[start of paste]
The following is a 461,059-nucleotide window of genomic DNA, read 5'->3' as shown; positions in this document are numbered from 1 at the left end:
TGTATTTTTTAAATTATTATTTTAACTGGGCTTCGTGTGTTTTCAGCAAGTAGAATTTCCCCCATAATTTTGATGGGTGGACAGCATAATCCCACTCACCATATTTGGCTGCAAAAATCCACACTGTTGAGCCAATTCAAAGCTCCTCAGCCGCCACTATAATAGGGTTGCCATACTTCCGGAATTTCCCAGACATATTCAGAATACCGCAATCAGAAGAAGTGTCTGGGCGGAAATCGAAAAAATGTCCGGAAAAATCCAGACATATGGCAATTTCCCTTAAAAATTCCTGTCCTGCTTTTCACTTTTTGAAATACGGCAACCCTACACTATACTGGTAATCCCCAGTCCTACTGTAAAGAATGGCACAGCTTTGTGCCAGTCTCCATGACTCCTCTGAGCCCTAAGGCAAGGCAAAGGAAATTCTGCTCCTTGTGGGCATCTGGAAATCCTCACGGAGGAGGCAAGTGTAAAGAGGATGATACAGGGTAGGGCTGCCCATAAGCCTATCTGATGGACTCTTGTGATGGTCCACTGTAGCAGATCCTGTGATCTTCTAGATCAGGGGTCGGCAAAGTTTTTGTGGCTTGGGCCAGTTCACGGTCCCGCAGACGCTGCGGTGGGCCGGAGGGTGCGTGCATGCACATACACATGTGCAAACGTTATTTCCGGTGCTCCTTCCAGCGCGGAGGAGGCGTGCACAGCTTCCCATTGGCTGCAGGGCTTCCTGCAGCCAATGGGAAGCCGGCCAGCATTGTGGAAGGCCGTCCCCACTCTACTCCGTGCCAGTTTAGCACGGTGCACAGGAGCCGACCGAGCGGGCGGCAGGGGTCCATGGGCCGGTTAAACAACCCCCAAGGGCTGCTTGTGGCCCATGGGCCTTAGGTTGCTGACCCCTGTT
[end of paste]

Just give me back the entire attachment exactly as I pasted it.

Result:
The following is a 461,059-nucleotide window of genomic DNA, read 5'->3' as shown; positions in this document are numbered from 1 at the left end:
TGTATTTTTTAAATTATTATTTTAACTGGGCTTCGTGTGTTTTCAGCAAGTAGAATTTCCCCCATAATTTTGATGGGTGGACAGCATAATCCCACTCACCATATTTGGCTGCAAAAATCCACACTGTTGAGCCAATTCAAAGCTCCTCAGCCGCCACTATAATAGGGTTGCCATACTTCCGGAATTTCCCAGACATATTCAGAATACCGCAATCAGAAGAAGTGTCTGGGCGGAAATCGAAAAAATGTCCGGAAAAATCCAGACATATGGCAATTTCCCTTAAAAATTCCTGTCCTGCTTTTCACTTTTTGAAATACGGCAACCCTACACTATACTGGTAATCCCCAGTCCTACTGTAAAGAATGGCACAGCTTTGTGCCAGTCTCCATGACTCCTCTGAGCCCTAAGGCAAGGCAAAGGAAATTCTGCTCCTTGTGGGCATCTGGAAATCCTCACGGAGGAGGCAAGTGTAAAGAGGATGATACAGGGTAGGGCTGCCCATAAGCCTATCTGATGGACTCTTGTGATGGTCCACTGTAGCAGATCCTGTGATCTTCTAGATCAGGGGTCGGCAAAGTTTTTGTGGCTTGGGCCAGTTCACGGTCCCGCAGACGCTGCGGTGGGCCGGAGGGTGCGTGCATGCACATACACATGTGCAAACGTTATTTCCGGTGCTCCTTCCAGCGCGGAGGAGGCGTGCACAGCTTCCCATTGGCTGCAGGGCTTCCTGCAGCCAATGGGAAGCCGGCCAGCATTGTGGAAGGCCGTCCCCACTCTACTCCGTGCCAGTTTAGCACGGTGCACAGGAGCCGACCGAGCGGGCGGCAGGGGTCCATGGGCCGGTTAAACAACCCCCAAGGGCTGCTTGTGGCCCATGGGCCTTAGGTTGCTGACCCCTGTT